EW Weekly, June 3, 2016

June 3, 2016
Volume 21 , Number 19

In memoriam: Peter Barry, MD

Peter Barry, MD, passed away on May 26 after a short illness. Dr. Barry was a founding member of the European Society of Cataract & Refractive Surgeons (ESCRS), and served as its treasurer, president, and director. "He was a person of great vision who made an immense contribution not only to the success of the ESCRS but to the wider world of ophthalmology," ESCRS said in a statement. "All of ophthalmology lost a colleague, leader, and dear friend with the passing of Peter Barry," said Eric Donnenfeld, MD, EyeWorld chief medical editor. "Peter was a larger-than-life individual who was instrumental in founding ESCRS and was a guiding light in navigating the close relationship between his organization and ASCRS. His seminal work on intracameral antibiotics has had a worldwide impact on the way we perform cataract surgery. ASCRS and EyeWorld will miss Peter Barry, the curmudgeon who endeared himself to everyone he touched." 

Iontophoretic EGP-437 generates "positive response" in early study

Data from a phase 1b/2a trial evaluating iontophoretic EGP-437 (dexamethasone phosphate) in the treatment of ocular inflammation and pain in cataract surgery patients has shown positive interim results, developer EyeGate Pharmaceuticals (Waltham, Massachusetts) said in a press release, with a majority of patients presenting with an anterior chamber clearance (ACC) of zero at day 14. The multicenter, open-label trial planned to enroll up to 50 subjects who have undergone unilateral cataract extraction and implantation of a monofocal IOL to assess the safety and efficacy of iontophoretic EGP-437 post-surgery. There are 5 planned cohorts with iontophoretic doses of 4.0 mA-min, 9.0 mA-min and 14.0 mA-min employed, and the 9.0 and 14.0 mA-min cohorts included 2 different dosing regimens. Subjects in the 9.0 and 14.0 mA-min cohorts had 3 treatments administered on day 0, day 1, and day 2 or day 0, day 1, and day 4 with potential for an additional treatment at day 7 in all cohorts. The primary endpoint for all cohorts is ACC at day 14, with secondary endpoints measuring pain score and intraocular pressure. Interim results show some patients in the 9.0 and 14.0 mA-min cohorts presented with ACC of zero at day 14 and others presented with trace ACC levels. Additionally, all subjects experienced low pain throughout the duration of the trial. EGP-437 incorporates dexamethasone into the EyeGate II Delivery System that uses iontophoresis to migrate the charged drug substance across biological membranes.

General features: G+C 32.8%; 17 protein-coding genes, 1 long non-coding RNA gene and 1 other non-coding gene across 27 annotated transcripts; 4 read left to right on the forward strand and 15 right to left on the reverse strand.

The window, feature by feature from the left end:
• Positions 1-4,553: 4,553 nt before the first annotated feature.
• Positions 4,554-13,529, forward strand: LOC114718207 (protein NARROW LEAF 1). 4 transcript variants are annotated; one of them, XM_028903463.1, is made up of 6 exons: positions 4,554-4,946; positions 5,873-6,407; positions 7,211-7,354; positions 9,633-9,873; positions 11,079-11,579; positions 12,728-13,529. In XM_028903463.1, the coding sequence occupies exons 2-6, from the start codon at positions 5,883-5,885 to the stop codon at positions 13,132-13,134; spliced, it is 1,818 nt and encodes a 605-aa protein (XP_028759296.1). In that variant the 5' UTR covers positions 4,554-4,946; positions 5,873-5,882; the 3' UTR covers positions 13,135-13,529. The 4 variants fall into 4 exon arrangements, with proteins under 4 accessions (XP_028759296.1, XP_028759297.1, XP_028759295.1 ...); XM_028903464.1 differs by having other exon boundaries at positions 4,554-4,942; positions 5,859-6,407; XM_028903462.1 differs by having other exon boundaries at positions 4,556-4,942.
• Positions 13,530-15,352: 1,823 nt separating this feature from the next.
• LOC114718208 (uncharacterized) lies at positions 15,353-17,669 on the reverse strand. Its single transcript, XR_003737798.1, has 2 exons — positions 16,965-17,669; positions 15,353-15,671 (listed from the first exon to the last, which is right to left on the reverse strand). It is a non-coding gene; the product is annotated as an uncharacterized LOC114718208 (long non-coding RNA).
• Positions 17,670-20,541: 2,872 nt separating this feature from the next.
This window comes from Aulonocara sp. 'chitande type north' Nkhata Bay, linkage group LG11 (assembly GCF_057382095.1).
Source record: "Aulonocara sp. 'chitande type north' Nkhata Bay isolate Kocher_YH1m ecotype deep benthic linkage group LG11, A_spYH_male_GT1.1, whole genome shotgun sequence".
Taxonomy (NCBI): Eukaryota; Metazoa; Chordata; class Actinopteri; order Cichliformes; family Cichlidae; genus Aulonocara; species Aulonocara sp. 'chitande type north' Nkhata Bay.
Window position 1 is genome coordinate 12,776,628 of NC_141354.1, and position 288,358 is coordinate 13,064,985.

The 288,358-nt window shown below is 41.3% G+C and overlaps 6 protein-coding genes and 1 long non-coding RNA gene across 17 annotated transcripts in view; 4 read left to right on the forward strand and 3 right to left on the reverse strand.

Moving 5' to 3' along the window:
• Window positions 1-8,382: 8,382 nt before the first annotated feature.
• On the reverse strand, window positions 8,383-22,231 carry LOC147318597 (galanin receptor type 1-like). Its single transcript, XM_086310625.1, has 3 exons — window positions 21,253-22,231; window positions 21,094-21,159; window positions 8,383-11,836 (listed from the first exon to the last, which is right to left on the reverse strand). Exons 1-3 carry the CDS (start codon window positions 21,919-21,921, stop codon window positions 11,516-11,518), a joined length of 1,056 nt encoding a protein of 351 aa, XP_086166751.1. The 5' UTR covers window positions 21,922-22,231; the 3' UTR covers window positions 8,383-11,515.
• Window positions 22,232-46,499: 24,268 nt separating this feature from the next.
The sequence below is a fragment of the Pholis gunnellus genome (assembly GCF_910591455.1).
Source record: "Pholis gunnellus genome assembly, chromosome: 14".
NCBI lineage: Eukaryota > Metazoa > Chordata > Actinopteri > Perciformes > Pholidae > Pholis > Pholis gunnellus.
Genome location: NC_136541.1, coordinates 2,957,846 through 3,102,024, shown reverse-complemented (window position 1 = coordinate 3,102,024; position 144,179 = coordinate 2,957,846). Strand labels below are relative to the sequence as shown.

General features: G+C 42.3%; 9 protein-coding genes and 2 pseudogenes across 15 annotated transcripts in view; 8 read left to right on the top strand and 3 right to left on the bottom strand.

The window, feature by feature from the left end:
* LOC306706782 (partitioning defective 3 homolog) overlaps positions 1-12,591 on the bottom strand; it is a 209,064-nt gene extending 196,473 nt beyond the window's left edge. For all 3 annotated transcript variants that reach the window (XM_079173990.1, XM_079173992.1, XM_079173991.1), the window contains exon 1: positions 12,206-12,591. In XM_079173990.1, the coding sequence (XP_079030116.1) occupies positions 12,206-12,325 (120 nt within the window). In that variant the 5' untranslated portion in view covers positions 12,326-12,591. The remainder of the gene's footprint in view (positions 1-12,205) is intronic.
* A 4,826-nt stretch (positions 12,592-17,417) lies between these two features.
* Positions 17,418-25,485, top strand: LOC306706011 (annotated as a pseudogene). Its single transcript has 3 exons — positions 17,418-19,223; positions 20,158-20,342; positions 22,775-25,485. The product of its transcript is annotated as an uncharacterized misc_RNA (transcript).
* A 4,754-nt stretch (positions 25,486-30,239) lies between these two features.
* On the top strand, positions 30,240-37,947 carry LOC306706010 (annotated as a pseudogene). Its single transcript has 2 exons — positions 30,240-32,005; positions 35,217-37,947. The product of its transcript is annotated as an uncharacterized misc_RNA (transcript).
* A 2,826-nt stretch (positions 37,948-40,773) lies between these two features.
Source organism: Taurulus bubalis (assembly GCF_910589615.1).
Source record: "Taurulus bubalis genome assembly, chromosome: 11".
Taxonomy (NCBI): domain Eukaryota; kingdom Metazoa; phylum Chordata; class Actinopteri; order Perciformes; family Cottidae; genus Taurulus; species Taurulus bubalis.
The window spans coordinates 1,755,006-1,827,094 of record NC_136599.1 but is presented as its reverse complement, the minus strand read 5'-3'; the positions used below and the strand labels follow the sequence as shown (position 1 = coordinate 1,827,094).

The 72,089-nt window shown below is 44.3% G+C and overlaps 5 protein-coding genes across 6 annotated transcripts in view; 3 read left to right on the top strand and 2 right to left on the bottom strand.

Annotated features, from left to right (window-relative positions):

U.K. authorities give OK to bionic vision system study